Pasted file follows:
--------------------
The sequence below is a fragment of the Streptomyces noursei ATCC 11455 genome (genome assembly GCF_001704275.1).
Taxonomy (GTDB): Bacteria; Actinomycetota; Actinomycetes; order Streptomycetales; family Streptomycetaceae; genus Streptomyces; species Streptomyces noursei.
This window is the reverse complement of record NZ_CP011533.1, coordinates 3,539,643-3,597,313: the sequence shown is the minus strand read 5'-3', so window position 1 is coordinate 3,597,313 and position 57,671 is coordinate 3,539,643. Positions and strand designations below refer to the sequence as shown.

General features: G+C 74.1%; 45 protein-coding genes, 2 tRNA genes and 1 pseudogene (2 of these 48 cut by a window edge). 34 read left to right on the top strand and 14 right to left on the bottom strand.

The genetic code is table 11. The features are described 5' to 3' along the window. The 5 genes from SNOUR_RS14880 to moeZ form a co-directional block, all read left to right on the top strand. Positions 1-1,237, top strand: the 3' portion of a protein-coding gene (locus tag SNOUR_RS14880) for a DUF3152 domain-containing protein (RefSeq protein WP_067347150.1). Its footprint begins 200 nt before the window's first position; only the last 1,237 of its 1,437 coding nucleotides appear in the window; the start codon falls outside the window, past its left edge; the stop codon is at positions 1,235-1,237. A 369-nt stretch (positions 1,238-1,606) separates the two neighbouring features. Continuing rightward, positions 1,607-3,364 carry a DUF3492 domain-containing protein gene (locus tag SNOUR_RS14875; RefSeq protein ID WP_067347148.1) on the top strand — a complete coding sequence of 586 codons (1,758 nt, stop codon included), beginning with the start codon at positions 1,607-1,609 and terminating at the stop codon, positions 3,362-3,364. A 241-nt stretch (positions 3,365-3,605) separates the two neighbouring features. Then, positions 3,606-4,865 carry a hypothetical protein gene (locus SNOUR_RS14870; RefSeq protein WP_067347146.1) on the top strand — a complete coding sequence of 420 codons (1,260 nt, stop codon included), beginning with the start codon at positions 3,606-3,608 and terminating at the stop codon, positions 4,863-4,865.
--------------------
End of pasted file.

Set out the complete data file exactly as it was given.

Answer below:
The sequence below is a fragment of the Streptomyces noursei ATCC 11455 genome (genome assembly GCF_001704275.1).
Taxonomy (GTDB): Bacteria; Actinomycetota; Actinomycetes; order Streptomycetales; family Streptomycetaceae; genus Streptomyces; species Streptomyces noursei.
This window is the reverse complement of record NZ_CP011533.1, coordinates 3,539,643-3,597,313: the sequence shown is the minus strand read 5'-3', so window position 1 is coordinate 3,597,313 and position 57,671 is coordinate 3,539,643. Positions and strand designations below refer to the sequence as shown.

General features: G+C 74.1%; 45 protein-coding genes, 2 tRNA genes and 1 pseudogene (2 of these 48 cut by a window edge). 34 read left to right on the top strand and 14 right to left on the bottom strand.

The genetic code is table 11. The features are described 5' to 3' along the window. The 5 genes from SNOUR_RS14880 to moeZ form a co-directional block, all read left to right on the top strand. Positions 1-1,237, top strand: the 3' portion of a protein-coding gene (locus tag SNOUR_RS14880) for a DUF3152 domain-containing protein (RefSeq protein WP_067347150.1). Its footprint begins 200 nt before the window's first position; only the last 1,237 of its 1,437 coding nucleotides appear in the window; the start codon falls outside the window, past its left edge; the stop codon is at positions 1,235-1,237. A 369-nt stretch (positions 1,238-1,606) separates the two neighbouring features. Continuing rightward, positions 1,607-3,364 carry a DUF3492 domain-containing protein gene (locus tag SNOUR_RS14875; RefSeq protein ID WP_067347148.1) on the top strand — a complete coding sequence of 586 codons (1,758 nt, stop codon included), beginning with the start codon at positions 1,607-1,609 and terminating at the stop codon, positions 3,362-3,364. A 241-nt stretch (positions 3,365-3,605) separates the two neighbouring features. Then, positions 3,606-4,865 carry a hypothetical protein gene (locus SNOUR_RS14870; RefSeq protein WP_067347146.1) on the top strand — a complete coding sequence of 420 codons (1,260 nt, stop codon included), beginning with the start codon at positions 3,606-3,608 and terminating at the stop codon, positions 4,863-4,865.